The response from the internet service provider community was mixed. BT opposed the injunction in court, and the net firms in general do not support moves that increase their role as the police of the internet. However, for the ISPs, injunctions of this kind, that require a considered judicial process before being issued, are the lesser of various evils with regards efforts by the content industries to clamp down on piracy. For the ISPs, injunctions through the High Court are preferable to either the three-strikes system that targets individual net users or a high-speed web-blocking system, especially one administered by a government body rather than a court. Though they are still worried rulings like that in the Newzbin case are the thin end of the wedge.

BT's Director Of Group Policy Simon Milner told reporters: "This is a helpful judgement, which provides clarity on this complex issue. It clearly shows that rights holders need to prove their claims and convince a judge to make a court order. BT has consistently said that rights holders need to take this route. We will return to court after the summer to explain what kind of order we believe is appropriate".

Meanwhile, the Internet Service Providers Association said in a statement: "ISPA has long maintained that this is an issue rights holders should seek to address in court, rather than through voluntary means, and today's ruling should go some way to offering clarity on what is a complex issue. However, concerns about over-blocking, ease of circumvention and increased encryption are widely recognised which means blocking is not a silver bullet to stop online copyright infringement. Rather, as the government-commissioned Hargreaves Review recently found, there should be more focus on offering innovative, fully-licensed content services to give consumers what they are clearly demanding".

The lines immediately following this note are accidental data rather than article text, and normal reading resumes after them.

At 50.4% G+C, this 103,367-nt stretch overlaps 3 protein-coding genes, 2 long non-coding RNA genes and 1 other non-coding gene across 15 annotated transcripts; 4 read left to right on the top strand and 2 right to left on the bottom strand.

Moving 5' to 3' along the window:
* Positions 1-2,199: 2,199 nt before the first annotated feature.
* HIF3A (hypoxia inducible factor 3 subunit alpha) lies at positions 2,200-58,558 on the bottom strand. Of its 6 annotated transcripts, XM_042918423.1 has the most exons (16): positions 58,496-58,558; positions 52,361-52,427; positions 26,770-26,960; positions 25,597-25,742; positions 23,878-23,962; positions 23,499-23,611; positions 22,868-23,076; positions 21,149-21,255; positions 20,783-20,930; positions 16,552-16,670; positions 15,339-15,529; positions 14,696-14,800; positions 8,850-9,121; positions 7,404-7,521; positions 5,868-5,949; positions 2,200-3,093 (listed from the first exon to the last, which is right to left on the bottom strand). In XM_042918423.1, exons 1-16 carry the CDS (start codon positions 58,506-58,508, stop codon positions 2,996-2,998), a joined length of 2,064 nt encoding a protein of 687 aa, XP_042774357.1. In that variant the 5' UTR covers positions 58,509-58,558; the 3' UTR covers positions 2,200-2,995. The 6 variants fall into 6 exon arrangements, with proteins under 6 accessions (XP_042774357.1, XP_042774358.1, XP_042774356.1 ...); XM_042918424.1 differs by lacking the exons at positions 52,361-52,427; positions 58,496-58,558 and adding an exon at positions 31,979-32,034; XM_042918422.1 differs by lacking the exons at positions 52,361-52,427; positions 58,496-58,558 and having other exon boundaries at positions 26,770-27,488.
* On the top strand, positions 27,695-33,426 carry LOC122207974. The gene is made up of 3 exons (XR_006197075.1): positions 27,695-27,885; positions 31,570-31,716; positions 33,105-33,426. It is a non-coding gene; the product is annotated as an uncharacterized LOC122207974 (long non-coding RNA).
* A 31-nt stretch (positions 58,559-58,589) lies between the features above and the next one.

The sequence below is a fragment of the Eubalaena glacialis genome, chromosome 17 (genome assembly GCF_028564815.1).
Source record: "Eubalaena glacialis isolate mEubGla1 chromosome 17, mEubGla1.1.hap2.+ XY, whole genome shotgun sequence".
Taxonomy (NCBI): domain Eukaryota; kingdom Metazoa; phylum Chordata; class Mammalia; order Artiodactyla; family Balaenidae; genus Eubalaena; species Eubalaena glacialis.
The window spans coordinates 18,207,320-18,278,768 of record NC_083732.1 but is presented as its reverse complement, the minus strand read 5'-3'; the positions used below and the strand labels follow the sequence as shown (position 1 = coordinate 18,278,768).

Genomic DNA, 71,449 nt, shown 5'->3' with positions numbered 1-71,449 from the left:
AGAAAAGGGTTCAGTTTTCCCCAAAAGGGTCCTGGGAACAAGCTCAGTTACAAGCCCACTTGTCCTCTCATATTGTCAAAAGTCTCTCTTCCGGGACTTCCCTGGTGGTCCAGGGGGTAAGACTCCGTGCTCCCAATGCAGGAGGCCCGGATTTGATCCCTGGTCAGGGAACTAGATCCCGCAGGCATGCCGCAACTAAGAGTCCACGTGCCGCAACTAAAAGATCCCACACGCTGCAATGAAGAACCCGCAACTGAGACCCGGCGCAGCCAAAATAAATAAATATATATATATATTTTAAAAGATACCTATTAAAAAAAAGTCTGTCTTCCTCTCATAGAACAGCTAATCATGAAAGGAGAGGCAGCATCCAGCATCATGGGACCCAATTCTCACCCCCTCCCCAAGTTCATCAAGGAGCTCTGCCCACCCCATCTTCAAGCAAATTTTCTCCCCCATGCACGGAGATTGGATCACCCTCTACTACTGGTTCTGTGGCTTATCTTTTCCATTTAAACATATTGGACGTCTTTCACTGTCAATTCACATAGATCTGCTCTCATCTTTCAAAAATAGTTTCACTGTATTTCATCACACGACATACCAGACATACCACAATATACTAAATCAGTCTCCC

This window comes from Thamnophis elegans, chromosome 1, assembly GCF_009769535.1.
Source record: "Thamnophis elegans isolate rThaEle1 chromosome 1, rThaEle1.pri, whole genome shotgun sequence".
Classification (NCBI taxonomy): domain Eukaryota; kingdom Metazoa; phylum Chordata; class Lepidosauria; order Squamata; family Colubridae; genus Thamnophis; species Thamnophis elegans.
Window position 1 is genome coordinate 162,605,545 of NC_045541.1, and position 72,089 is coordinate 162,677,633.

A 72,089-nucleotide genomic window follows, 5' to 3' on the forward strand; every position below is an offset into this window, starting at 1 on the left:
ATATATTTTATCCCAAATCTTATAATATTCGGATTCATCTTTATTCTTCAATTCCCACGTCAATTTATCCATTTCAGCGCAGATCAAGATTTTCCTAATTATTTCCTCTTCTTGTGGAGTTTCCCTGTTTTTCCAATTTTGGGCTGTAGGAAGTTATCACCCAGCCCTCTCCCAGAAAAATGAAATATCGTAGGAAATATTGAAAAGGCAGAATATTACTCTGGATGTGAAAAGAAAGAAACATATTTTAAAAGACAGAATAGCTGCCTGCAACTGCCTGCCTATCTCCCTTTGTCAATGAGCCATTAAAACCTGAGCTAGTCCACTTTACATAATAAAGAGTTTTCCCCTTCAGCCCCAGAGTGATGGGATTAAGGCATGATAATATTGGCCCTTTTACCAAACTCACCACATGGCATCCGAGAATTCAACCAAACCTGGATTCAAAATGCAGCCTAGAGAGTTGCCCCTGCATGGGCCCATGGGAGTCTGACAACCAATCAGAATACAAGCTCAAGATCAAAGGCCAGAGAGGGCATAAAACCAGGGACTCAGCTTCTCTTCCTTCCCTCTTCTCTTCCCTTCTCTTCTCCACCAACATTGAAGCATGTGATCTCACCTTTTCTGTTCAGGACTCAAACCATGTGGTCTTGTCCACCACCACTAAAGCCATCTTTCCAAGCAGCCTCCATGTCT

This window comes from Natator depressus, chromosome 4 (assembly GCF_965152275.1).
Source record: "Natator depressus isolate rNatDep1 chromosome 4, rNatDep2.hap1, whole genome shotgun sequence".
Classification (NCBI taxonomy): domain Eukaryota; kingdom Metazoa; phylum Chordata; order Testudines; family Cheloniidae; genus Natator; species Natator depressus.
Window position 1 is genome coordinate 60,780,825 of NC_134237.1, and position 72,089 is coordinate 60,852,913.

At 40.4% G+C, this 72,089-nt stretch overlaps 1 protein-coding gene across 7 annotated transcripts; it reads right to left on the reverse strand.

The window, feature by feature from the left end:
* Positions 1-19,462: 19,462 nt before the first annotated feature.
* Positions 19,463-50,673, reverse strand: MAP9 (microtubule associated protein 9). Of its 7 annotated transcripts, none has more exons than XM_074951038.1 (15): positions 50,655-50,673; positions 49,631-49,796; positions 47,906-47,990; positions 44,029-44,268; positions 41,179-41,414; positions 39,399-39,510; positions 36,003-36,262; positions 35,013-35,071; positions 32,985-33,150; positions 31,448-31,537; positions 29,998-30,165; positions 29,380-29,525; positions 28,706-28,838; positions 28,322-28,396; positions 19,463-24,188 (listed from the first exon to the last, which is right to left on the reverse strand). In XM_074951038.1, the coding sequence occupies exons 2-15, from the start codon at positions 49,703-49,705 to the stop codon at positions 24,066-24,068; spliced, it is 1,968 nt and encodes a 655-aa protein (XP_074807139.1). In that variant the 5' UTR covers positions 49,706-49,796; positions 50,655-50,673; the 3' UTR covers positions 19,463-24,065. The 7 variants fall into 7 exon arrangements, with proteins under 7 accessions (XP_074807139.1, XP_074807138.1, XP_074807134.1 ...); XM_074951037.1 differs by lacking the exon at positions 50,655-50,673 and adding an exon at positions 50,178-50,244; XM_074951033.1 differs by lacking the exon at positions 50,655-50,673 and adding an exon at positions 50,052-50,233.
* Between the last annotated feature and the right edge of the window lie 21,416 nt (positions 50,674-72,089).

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Well, if you will launch in the US, I guess you have to expect to be sued, it sort of goes with the territory. Spotify has been sued by San Diego-based PacketVideo, which claims that the popular streaming music service is infringing two of its patents covering streaming technology.

PacketVideo was one of the early stars in the streaming technology domain, though it has not been so high profile of late. The patents the company claims Spotify infringes on exist in both Europe and the US, and were actually registered in the mid-1990s by a Swiss company that PacketVideo acquired four years ago. The firm says it has tried to enter into negotiations with Spotify about licensing its patented methods of streaming, but that talks failed. It is now suing in both the Netherlands and San Diego.

A legal rep for the company said in a statement: "PacketVideo has a strong intellectual property portfolio, and will take any necessary action needed to protect its intellectual property and prevent the misuse of its patents". The digital firm wants an injunction against Spotify and damages.

A spokesman for Spotify said the streaming music company would fight the legal action, telling reporters: "PacketVideo is claiming that by distributing music over the internet, Spotify (and by inference any other similar digital music service) has infringed one of the patents that has previously been acquired by PacketVideo. Spotify is strongly contesting PacketVideo's claim".

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Warner Music's Rhino division is to re-release The Smiths' entire back catalogue, remastered by engineer Frank Arkwright and Johnny Marr himself. This follows the very limited re-release of 'The Queen Is Dead' on ten-inch vinyl for this year's Record Store Day.